FTIR spectra were recorded with a PerkinElmer Spectrum RX1. UV-vis absorbance spectra were recorded using a Jasco V-670 spectrophotometer. Room temperature PL spectra were recorded with a Horiba Jobin Yvon Fluorolog using a Xe lamp as the excitation source with an excitation wavelength of 480 nm. The XRD measurements were carried out with a Proto-AXRD powder X-ray diffractometer equipped with a Cu Kα (λ = 1.54059 Å) radiation source. Field emission scanning electron microscopy (FE-SEM) images were recorded using a Carl Zeiss SUPRA 55VP FE-SEM. Transmission electron microscopy (TEM) images were recorded at the DST-FIST facility, IISER Kolkata, on a JEOL JEM-2100F equipped with an energy dispersive X-ray analysis (EDAX) setup. To record the TEM images, STEM-HAADF images, selected area electron diffraction (SAED) patterns, EDAX spectra and elemental mapping images, the perovskite films were scooped from the substrate and dispersed in hexane followed by light sonication before drop casting on the Cu grids. Photovoltaic measurements were carried out using a Batsol Class AAA solar simulator (Model no. PEC-L01) under AM 1.5 G illumination conditions at an intensity of 100 mW cm−2 using a shadow mask. The XPS core-level spectra were recorded using a KRATOS-SUPRA spectrometer at UNISA (Florida Science Campus), South Africa with monochromatic Al Kα radiation having an excitation energy () of 1486.6 eV and a base pressure of 1.2 × 10−8 Torr. The UPS spectra were recorded using the same spectrometer with He–I ( = 21.22 eV) excitation and the base pressure was maintained at ∼1.2 × 10−9 Torr. The femtosecond transient absorption (fs-TA) spectra were recorded using Newport's transient absorption spectrometer with a regenerative amplified Ti:sapphire laser system from Coherent (808 nm, 80 fs, 3 mJ per pulse, and 1 kHz repetition rate). EQE spectra were measured using a 1/8 m monochromator (Oriel Cornerstone 130) and a Hewlett-Packard 34401A digital multimeter.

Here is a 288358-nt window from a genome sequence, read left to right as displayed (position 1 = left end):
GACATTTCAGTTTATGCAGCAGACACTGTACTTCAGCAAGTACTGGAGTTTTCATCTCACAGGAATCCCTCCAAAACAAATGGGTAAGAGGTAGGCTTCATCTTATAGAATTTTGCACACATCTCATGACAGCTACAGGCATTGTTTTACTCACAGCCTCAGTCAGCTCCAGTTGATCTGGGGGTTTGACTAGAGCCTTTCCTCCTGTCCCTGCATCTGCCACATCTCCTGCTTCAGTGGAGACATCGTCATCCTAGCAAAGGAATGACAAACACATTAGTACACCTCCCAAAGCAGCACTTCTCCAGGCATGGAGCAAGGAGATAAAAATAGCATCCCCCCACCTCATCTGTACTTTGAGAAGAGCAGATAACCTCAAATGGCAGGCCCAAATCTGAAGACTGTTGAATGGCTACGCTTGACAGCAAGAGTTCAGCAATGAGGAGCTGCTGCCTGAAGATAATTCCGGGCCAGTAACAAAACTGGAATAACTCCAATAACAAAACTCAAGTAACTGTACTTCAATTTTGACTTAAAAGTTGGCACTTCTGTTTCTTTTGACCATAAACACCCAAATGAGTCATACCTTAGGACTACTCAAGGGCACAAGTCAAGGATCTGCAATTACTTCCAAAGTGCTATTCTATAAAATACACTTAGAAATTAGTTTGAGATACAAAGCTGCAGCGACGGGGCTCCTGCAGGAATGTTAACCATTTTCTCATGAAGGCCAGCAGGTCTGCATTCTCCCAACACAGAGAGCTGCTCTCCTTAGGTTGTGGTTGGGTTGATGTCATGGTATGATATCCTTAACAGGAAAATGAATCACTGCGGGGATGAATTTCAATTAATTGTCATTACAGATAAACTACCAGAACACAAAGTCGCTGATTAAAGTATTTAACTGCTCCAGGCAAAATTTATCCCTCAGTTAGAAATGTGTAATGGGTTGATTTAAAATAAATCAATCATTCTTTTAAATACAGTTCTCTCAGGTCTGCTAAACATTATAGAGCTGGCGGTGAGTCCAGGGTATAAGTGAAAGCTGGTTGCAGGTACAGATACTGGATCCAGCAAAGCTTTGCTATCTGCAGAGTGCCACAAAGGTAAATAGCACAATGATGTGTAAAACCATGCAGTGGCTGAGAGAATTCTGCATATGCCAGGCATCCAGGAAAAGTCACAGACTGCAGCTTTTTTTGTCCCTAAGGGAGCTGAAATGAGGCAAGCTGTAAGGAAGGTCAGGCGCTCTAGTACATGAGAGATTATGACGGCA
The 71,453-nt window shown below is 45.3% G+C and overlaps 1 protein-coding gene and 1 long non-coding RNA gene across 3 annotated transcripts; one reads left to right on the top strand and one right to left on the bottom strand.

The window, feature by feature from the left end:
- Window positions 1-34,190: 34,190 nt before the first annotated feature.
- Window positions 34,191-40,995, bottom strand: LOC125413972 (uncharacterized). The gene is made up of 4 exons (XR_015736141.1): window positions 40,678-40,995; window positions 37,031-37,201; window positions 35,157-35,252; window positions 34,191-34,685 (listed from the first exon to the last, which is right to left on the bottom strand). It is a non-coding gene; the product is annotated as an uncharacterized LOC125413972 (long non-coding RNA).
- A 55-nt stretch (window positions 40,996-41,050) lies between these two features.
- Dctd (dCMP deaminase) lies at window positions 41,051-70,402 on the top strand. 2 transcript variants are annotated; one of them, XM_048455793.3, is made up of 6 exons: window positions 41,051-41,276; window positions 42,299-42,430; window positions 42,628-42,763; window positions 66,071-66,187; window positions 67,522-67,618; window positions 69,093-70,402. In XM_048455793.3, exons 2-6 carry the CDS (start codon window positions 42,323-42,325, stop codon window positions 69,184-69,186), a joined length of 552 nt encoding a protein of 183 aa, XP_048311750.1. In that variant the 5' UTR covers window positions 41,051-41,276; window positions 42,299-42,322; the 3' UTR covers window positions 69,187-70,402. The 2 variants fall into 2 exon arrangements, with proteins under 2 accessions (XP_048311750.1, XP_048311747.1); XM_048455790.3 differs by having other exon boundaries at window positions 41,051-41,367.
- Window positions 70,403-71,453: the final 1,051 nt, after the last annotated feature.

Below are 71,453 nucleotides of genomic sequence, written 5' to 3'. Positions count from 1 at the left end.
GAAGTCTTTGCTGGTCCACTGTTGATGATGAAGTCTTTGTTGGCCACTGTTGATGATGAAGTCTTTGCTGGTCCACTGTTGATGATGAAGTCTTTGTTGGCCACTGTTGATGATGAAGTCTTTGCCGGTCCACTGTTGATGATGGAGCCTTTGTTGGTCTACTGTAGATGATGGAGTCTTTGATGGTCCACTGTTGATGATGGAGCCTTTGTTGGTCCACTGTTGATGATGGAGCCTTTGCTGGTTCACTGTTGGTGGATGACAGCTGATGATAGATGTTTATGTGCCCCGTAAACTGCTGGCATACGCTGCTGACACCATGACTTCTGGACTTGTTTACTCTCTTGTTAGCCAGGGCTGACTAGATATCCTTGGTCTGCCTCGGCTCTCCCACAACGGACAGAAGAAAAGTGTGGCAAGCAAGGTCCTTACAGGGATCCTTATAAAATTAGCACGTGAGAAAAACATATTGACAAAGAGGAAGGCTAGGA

Conflicts of interest

There are no conflicts to declare.

Acknowledgements

The authors thank Dr Arghya Bandyopadhyay for the contact angle measurements and Dr Lokendra Kumar, Department of Physics, University of Allahabad for the XRD data of perovskite thin films. DG thanks the Science and Engineering Research Board (SERB), Department of Science and Technology (DST) for his fellowship under NPDF Project No. PDF/2016/000069. DKC thanks DST-SERB under sanction EMR/2016/001703 for his fellowship. The financial support under EMR/2016/001703 is duly acknowledged for successful execution of this work. The IIT Kharagpur team acknowledges the SGDRI (UPM) project for the femtosecond facility. BG acknowledges the financial support from the VR-CSET program of the University of South Africa.

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Footnotes

Electronic supplementary information (ESI) available: Experimental methods, supplemental discussion, UV-Vis and PL of QDs, FESEM, AFM, TEM and STEM-HAADF mapping, additional current density–voltage curves, stability plots, EIS analysis, UPS and XPS analysis, and fs-TAS setup and spectra. See DOI: 10.1039/c9sc01183h
Equal contribution.